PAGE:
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Mothlight (1963)

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A "found foliage" film composed of insects, leaves, and other detritus sandwiched between two strips of perforated tape.


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Title: Mothlight (1963)

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Seemingly at random, the wings and other bits of moths and insects move rapidly across the screen. Most are brown or sepia; up close, we can see patterns within wings, similar to the veins in a leaf. Sometimes the images look like paper cutouts, like Matisse. Green objects occasionally appear. Most wings are translucent. The technique makes them appear to be stuck directly to the film. Written by <>

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Plot Keywords:

wings | insect | brown | sepia | moth | See more »






Release Date:

9 April 2004 (Hong Kong)  »

Also Known As:

To fos tis nyhtopetaloudas  »

Company Credits

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Technical Specs


Sound Mix:


Aspect Ratio:

1.37 : 1
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Did You Know?


Referenced in The Jacket (2005) See more »

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User Reviews

Lights ... Action
27 December 2008 | by (Australia) – See all my reviews

I've just watched 'Mothlight (1963)' - my first film from the Stan Brakhage - twice in a row, and I'm no closer to working it out. Experimental filmmakers usually have some purpose in mind with their work, some aesthetic or thematic goal to which they are aspiring. What the case may be with 'Mothlight' is beyond me. I've heard some critics venture that it represents the world as experienced through a moth's eyes, but how this is achieved by gluing plants and dead insects onto celluloid is another matter. Certainly the most interesting facet of this four-minute short is that it was produced entirely without a camera, Brakhage having attached the organic fragments directly to the filmstrip. Is there beauty in these images? To a certain degree, I think, but each frame darts by so incredibly quickly that its difficult to appreciate what you are seeing. Every jarring movement is like being awakened from a dream, several times a second, such that you end up not getting any dreaming done at all.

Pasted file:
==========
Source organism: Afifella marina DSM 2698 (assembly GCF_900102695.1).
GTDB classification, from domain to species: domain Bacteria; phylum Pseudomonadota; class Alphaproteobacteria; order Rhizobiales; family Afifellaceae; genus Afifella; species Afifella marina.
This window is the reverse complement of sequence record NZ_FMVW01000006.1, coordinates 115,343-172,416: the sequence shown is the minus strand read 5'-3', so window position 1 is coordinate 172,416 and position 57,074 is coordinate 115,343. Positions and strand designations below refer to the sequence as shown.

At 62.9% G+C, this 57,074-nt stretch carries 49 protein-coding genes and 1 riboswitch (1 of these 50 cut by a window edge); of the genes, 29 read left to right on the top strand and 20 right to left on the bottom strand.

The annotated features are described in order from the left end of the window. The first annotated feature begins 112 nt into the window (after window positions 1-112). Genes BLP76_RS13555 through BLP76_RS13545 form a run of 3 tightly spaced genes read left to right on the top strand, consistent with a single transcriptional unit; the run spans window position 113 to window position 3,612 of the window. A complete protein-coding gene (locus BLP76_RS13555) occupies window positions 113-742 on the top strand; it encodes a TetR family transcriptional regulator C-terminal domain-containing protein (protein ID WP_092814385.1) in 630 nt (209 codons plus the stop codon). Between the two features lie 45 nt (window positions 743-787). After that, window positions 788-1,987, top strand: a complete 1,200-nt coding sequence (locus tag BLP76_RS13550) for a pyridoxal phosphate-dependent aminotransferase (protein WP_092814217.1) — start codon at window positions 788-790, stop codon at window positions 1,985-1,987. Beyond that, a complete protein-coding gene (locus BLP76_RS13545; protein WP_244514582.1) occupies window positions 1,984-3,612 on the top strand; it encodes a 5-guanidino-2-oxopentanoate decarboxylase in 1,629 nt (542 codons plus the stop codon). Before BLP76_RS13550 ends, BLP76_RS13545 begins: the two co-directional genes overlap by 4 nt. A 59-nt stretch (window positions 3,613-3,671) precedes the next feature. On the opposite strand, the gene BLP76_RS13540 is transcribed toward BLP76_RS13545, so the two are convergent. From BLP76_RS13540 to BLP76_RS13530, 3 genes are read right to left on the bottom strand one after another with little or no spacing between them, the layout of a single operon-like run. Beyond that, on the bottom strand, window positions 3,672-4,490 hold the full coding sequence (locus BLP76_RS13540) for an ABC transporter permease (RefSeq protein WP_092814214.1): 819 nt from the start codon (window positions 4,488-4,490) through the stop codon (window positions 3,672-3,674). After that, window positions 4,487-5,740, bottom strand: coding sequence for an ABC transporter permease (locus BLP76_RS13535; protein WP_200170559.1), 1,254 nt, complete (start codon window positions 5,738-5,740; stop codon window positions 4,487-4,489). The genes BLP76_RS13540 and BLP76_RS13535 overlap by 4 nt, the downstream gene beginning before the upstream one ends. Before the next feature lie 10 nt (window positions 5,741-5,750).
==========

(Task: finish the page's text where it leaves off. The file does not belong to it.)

I've probably committed a mortal sin by adding music to a film that is presumably supposed to be silent, but I thought that Wagner's "Ride of the Valkyries" actually brought an agreeable rhythm to the continuous stream of shifting images. This result, now that I think of it, is probably the antithesis of what Brakhage had intended, for, viewed alone, his animation (which effectively re-animates the dead, as one author put it) has a jarring feel about it, as though you're driving and insects keep splatting against your windscreen, bringing your vehicle to a standstill at every jolt. Film is a medium that relies upon light for its existence, and its light-created images often have the power to captivate and entrance us – just as a moth is drawn instinctively towards the glow of a lantern. In a way, I suppose, it is the audience that is the moth in this case, seated in the darkness, our attention lured towards the images of light on the cinema screen. Heck, I already feel like I'm reading too far into it.

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